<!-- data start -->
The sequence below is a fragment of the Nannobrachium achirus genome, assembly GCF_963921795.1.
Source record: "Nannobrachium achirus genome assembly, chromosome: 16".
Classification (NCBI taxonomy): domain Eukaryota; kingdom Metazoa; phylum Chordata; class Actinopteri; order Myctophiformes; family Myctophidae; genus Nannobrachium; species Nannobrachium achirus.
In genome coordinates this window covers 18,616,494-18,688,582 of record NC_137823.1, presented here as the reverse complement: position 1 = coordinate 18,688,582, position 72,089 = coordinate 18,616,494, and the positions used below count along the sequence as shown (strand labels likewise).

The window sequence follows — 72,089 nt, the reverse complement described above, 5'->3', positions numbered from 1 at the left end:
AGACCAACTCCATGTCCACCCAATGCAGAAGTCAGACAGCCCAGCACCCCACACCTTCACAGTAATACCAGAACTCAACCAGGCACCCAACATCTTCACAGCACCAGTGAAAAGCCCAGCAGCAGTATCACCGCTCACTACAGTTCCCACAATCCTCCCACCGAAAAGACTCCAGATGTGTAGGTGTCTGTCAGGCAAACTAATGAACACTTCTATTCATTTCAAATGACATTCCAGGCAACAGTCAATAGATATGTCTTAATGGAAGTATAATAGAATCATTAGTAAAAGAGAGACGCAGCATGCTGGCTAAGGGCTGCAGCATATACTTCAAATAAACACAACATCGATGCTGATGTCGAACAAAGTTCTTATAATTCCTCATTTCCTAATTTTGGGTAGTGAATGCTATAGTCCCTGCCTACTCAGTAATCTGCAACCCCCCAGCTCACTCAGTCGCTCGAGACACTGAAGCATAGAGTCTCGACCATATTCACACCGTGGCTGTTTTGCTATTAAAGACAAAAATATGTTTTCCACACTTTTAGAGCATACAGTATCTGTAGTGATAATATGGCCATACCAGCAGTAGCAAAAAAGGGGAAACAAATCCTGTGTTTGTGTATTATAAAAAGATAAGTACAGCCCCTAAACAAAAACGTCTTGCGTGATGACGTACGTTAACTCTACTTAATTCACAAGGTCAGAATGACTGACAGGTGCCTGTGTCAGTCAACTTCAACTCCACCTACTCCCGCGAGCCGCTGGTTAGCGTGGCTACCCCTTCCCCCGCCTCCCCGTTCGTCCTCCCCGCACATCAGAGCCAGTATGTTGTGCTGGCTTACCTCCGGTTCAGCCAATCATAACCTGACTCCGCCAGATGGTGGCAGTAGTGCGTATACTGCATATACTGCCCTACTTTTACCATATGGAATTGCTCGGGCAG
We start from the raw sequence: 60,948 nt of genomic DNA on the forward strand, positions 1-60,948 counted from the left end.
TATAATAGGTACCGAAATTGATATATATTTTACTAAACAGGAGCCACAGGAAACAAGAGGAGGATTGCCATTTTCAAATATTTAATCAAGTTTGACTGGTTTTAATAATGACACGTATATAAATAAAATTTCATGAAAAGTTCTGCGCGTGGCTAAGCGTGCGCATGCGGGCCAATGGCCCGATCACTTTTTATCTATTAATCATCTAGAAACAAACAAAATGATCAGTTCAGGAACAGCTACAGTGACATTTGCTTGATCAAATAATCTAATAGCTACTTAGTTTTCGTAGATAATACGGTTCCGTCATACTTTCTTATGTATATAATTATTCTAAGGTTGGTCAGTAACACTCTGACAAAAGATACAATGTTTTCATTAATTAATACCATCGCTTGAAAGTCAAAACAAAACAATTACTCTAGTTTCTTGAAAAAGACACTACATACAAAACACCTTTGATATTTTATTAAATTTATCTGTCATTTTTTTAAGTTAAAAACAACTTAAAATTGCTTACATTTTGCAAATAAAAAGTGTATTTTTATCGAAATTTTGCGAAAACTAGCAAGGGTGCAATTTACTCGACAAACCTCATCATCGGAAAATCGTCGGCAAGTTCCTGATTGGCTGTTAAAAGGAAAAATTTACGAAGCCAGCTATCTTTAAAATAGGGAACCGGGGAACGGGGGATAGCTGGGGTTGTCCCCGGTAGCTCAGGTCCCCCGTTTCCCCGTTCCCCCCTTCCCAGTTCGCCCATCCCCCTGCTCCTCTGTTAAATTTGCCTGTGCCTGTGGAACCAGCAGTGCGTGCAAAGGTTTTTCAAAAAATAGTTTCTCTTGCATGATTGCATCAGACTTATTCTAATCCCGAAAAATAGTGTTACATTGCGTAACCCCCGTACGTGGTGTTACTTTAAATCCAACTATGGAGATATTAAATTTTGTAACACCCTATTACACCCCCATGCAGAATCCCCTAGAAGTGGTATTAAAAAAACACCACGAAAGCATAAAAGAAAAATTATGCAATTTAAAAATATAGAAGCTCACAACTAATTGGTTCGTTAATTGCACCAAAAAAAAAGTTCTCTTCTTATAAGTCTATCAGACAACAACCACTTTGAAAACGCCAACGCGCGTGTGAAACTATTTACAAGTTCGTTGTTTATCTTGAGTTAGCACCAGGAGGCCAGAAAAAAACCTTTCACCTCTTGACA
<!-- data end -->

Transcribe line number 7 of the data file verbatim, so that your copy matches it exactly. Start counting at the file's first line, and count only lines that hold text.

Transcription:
We start from the raw sequence: 60,948 nt of genomic DNA on the forward strand, positions 1-60,948 counted from the left end.